NEW YORK (Dispatches) -- Researchers recently found that Sestrin, a naturally occurring protein in the body, mimicked the benefits of exercise in flies and mice.
Michigan Medicine researchers studying a class of naturally occurring protein called Sestrin have found that it can mimic many of exercise’s effects in flies and mice. The findings could eventually help scientists combat muscle wasting due to aging and other causes.
"Researchers have previously observed that Sestrin accumulates in muscle following exercise,” said Myungjin Kim, Ph.D., a research assistant professor in the Department of Molecular & Integrative Physiology. Kim, working with professor Jun Hee Lee, Ph.D. and a team of researchers wanted to know more about the protein’s apparent link to exercise. Their first step was to encourage a bunch of flies to work out.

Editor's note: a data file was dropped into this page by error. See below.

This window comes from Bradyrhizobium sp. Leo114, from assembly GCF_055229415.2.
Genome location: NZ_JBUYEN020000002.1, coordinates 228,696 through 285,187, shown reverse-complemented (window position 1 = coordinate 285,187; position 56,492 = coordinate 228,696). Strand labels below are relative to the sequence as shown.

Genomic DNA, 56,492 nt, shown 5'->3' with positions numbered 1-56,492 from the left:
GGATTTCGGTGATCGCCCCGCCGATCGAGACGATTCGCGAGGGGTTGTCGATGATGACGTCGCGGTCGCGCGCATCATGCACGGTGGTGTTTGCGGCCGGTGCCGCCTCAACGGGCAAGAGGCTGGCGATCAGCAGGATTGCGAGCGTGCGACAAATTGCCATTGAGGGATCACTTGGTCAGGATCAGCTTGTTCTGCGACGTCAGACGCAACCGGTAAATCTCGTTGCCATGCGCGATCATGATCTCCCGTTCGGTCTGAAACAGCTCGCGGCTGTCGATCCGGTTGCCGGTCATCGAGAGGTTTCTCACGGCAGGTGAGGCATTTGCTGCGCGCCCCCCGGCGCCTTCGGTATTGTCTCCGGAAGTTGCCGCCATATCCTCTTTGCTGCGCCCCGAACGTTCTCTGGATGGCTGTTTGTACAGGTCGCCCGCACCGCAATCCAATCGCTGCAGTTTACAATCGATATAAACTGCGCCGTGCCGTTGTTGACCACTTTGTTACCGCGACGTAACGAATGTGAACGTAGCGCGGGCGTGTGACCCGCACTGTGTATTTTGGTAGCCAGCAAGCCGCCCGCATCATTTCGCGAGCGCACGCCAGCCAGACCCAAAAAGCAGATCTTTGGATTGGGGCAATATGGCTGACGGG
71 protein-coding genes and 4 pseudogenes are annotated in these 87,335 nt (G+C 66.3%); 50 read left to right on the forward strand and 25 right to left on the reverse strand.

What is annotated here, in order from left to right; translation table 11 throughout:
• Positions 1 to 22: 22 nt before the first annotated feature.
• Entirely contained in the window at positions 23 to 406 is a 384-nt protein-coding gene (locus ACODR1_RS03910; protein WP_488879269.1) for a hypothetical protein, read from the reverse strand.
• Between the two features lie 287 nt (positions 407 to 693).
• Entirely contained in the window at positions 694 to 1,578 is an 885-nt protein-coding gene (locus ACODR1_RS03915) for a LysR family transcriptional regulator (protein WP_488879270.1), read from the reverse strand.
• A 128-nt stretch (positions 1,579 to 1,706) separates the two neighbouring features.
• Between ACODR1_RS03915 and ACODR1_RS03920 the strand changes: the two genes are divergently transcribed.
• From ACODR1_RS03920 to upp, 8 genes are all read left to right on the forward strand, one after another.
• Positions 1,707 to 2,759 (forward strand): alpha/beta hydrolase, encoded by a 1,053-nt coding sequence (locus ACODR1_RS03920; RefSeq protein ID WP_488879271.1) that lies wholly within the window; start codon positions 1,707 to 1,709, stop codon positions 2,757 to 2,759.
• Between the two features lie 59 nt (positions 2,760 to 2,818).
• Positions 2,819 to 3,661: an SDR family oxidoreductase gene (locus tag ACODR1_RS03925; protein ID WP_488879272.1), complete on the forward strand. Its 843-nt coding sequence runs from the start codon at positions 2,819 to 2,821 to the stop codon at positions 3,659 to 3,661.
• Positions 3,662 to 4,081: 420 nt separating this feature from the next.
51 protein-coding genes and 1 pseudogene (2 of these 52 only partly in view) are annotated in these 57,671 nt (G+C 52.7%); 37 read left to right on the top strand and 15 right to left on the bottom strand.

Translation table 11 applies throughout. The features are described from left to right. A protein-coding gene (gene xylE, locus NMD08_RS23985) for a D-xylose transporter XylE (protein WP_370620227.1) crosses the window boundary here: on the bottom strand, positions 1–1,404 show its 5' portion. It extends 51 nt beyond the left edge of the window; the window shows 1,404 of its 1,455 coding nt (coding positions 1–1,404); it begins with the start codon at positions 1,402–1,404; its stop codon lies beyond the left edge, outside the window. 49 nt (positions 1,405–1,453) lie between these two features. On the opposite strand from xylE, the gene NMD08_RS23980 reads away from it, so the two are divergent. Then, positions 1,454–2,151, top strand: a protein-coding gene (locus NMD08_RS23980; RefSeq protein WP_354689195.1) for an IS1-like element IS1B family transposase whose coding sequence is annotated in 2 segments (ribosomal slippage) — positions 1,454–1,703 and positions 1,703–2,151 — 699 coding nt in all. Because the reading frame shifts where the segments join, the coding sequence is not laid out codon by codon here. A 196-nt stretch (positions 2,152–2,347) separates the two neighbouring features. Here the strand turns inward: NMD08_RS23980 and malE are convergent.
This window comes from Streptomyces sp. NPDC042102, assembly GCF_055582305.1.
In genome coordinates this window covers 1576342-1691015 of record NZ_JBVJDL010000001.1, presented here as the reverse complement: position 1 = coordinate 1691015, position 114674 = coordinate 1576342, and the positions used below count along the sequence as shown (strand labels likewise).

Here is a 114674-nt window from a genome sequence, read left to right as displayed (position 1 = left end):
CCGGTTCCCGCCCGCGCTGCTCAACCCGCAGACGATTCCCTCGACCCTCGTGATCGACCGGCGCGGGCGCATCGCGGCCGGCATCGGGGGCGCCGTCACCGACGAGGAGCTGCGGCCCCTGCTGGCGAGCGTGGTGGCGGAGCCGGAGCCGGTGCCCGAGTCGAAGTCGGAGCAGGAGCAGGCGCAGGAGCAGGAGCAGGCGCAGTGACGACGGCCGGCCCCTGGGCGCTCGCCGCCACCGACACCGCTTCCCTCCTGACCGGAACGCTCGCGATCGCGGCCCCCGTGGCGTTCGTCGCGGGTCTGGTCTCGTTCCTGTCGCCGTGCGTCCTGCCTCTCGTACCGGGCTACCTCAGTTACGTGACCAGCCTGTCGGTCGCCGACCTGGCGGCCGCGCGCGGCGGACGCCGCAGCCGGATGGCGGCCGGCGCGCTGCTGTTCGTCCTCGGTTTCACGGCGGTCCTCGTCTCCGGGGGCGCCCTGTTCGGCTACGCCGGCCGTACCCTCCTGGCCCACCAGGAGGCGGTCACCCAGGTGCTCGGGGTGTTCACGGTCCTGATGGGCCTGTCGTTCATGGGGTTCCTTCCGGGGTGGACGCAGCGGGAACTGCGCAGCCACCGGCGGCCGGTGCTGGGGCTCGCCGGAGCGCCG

Taking advantage of Drosophila flies’ normal instinct to climb up and out of a test tube, their collaborators Robert Wessells, Ph.D. and Alyson Sujkowski of Wayne State University in Detroit developed a type of fly treadmill. Using it, the team trained the flies for three weeks and compared the running and flying ability of normal flies with that of flies bred to lack the ability to make Sestrin.
When they over expressed Sestrin in the muscles of normal flies, essentially maxing out their Sestrin levels, they found those flies had abilities above and beyond the trained flies, even without exercise. In fact, flies with over expressed Sestrin didn’t develop more endurance when exercised.